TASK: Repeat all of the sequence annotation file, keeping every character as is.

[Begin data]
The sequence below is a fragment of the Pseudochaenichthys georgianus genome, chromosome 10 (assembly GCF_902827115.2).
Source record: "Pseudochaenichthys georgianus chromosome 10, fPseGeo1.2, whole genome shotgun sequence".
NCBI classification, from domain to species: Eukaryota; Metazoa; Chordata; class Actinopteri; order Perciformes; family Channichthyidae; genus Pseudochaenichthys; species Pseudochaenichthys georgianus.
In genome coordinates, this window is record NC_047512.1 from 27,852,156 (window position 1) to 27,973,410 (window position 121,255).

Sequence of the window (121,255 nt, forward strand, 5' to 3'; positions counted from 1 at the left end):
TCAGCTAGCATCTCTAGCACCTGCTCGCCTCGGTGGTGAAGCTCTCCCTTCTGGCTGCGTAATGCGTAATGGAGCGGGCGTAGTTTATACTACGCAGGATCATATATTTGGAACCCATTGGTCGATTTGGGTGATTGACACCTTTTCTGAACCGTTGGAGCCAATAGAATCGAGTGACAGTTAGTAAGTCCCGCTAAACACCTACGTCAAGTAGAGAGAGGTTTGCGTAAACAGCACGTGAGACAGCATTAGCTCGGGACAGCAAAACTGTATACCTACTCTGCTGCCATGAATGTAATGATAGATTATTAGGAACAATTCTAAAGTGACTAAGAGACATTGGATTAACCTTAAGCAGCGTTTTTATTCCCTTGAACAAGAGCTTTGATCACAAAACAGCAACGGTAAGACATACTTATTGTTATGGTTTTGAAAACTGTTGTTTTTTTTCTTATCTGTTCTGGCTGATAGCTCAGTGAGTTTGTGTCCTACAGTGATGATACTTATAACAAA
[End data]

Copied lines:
The sequence below is a fragment of the Pseudochaenichthys georgianus genome, chromosome 10 (assembly GCF_902827115.2).
Source record: "Pseudochaenichthys georgianus chromosome 10, fPseGeo1.2, whole genome shotgun sequence".
NCBI classification, from domain to species: Eukaryota; Metazoa; Chordata; class Actinopteri; order Perciformes; family Channichthyidae; genus Pseudochaenichthys; species Pseudochaenichthys georgianus.
In genome coordinates, this window is record NC_047512.1 from 27,852,156 (window position 1) to 27,973,410 (window position 121,255).

Sequence of the window (121,255 nt, forward strand, 5' to 3'; positions counted from 1 at the left end):
TCAGCTAGCATCTCTAGCACCTGCTCGCCTCGGTGGTGAAGCTCTCCCTTCTGGCTGCGTAATGCGTAATGGAGCGGGCGTAGTTTATACTACGCAGGATCATATATTTGGAACCCATTGGTCGATTTGGGTGATTGACACCTTTTCTGAACCGTTGGAGCCAATAGAATCGAGTGACAGTTAGTAAGTCCCGCTAAACACCTACGTCAAGTAGAGAGAGGTTTGCGTAAACAGCACGTGAGACAGCATTAGCTCGGGACAGCAAAACTGTATACCTACTCTGCTGCCATGAATGTAATGATAGATTATTAGGAACAATTCTAAAGTGACTAAGAGACATTGGATTAACCTTAAGCAGCGTTTTTATTCCCTTGAACAAGAGCTTTGATCACAAAACAGCAACGGTAAGACATACTTATTGTTATGGTTTTGAAAACTGTTGTTTTTTTTCTTATCTGTTCTGGCTGATAGCTCAGTGAGTTTGTGTCCTACAGTGATGATACTTATAACAAA